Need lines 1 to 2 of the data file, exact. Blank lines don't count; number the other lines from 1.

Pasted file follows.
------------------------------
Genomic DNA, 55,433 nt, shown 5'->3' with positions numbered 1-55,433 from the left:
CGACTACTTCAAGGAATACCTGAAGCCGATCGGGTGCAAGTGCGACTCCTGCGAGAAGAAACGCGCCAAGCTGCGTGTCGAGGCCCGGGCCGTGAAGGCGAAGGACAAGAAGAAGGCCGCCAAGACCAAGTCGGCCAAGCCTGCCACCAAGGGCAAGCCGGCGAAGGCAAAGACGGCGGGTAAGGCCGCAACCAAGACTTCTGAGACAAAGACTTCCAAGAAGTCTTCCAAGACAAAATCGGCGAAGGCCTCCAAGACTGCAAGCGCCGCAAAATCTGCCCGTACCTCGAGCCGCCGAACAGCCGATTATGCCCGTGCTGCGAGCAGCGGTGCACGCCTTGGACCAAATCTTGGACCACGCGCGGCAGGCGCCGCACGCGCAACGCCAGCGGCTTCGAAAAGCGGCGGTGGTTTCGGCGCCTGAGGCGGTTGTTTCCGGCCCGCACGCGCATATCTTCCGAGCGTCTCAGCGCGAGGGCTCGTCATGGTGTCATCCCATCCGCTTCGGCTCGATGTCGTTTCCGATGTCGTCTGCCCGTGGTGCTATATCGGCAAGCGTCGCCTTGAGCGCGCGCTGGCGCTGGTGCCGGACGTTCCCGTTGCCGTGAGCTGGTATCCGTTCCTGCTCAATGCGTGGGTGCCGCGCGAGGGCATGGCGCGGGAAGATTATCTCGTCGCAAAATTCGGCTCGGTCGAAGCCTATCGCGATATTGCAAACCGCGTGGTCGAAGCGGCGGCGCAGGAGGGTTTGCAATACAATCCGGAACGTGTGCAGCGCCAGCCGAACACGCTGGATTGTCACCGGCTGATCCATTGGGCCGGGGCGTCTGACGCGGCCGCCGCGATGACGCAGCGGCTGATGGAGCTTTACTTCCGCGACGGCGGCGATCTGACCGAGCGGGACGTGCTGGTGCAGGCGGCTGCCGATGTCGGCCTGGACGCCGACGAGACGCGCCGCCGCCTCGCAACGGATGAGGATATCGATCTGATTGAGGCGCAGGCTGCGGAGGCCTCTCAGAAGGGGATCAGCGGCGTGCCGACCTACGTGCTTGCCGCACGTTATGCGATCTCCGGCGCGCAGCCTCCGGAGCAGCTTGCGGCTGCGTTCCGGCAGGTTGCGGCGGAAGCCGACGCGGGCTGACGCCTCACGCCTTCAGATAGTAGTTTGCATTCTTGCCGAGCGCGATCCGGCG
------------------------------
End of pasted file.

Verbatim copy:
Genomic DNA, 55,433 nt, shown 5'->3' with positions numbered 1-55,433 from the left:
CGACTACTTCAAGGAATACCTGAAGCCGATCGGGTGCAAGTGCGACTCCTGCGAGAAGAAACGCGCCAAGCTGCGTGTCGAGGCCCGGGCCGTGAAGGCGAAGGACAAGAAGAAGGCCGCCAAGACCAAGTCGGCCAAGCCTGCCACCAAGGGCAAGCCGGCGAAGGCAAAGACGGCGGGTAAGGCCGCAACCAAGACTTCTGAGACAAAGACTTCCAAGAAGTCTTCCAAGACAAAATCGGCGAAGGCCTCCAAGACTGCAAGCGCCGCAAAATCTGCCCGTACCTCGAGCCGCCGAACAGCCGATTATGCCCGTGCTGCGAGCAGCGGTGCACGCCTTGGACCAAATCTTGGACCACGCGCGGCAGGCGCCGCACGCGCAACGCCAGCGGCTTCGAAAAGCGGCGGTGGTTTCGGCGCCTGAGGCGGTTGTTTCCGGCCCGCACGCGCATATCTTCCGAGCGTCTCAGCGCGAGGGCTCGTCATGGTGTCATCCCATCCGCTTCGGCTCGATGTCGTTTCCGATGTCGTCTGCCCGTGGTGCTATATCGGCAAGCGTCGCCTTGAGCGCGCGCTGGCGCTGGTGCCGGACGTTCCCGTTGCCGTGAGCTGGTATCCGTTCCTGCTCAATGCGTGGGTGCCGCGCGAGGGCATGGCGCGGGAAGATTATCTCGTCGCAAAATTCGGCTCGGTCGAAGCCTATCGCGATATTGCAAACCGCGTGGTCGAAGCGGCGGCGCAGGAGGGTTTGCAATACAATCCGGAACGTGTGCAGCGCCAGCCGAACACGCTGGATTGTCACCGGCTGATCCATTGGGCCGGGGCGTCTGACGCGGCCGCCGCGATGACGCAGCGGCTGATGGAGCTTTACTTCCGCGACGGCGGCGATCTGACCGAGCGGGACGTGCTGGTGCAGGCGGCTGCCGATGTCGGCCTGGACGCCGACGAGACGCGCCGCCGCCTCGCAACGGATGAGGATATCGATCTGATTGAGGCGCAGGCTGCGGAGGCCTCTCAGAAGGGGATCAGCGGCGTGCCGACCTACGTGCTTGCCGCACGTTATGCGATCTCCGGCGCGCAGCCTCCGGAGCAGCTTGCGGCTGCGTTCCGGCAGGTTGCGGCGGAAGCCGACGCGGGCTGACGCCTCACGCCTTCAGATAGTAGTTTGCATTCTTGCCGAGCGCGATCCGGCG